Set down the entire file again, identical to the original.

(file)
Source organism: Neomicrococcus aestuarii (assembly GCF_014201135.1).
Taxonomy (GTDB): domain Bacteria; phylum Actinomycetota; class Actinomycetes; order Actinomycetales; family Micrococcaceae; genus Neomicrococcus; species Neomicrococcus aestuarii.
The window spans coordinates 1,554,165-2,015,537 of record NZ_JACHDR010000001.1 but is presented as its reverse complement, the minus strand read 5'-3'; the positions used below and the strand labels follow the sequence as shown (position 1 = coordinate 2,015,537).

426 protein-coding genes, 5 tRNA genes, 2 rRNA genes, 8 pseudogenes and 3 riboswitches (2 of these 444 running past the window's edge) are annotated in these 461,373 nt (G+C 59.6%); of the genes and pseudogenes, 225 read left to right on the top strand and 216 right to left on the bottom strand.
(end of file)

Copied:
Source organism: Neomicrococcus aestuarii (assembly GCF_014201135.1).
Taxonomy (GTDB): domain Bacteria; phylum Actinomycetota; class Actinomycetes; order Actinomycetales; family Micrococcaceae; genus Neomicrococcus; species Neomicrococcus aestuarii.
The window spans coordinates 1,554,165-2,015,537 of record NZ_JACHDR010000001.1 but is presented as its reverse complement, the minus strand read 5'-3'; the positions used below and the strand labels follow the sequence as shown (position 1 = coordinate 2,015,537).

426 protein-coding genes, 5 tRNA genes, 2 rRNA genes, 8 pseudogenes and 3 riboswitches (2 of these 444 running past the window's edge) are annotated in these 461,373 nt (G+C 59.6%); of the genes and pseudogenes, 225 read left to right on the top strand and 216 right to left on the bottom strand.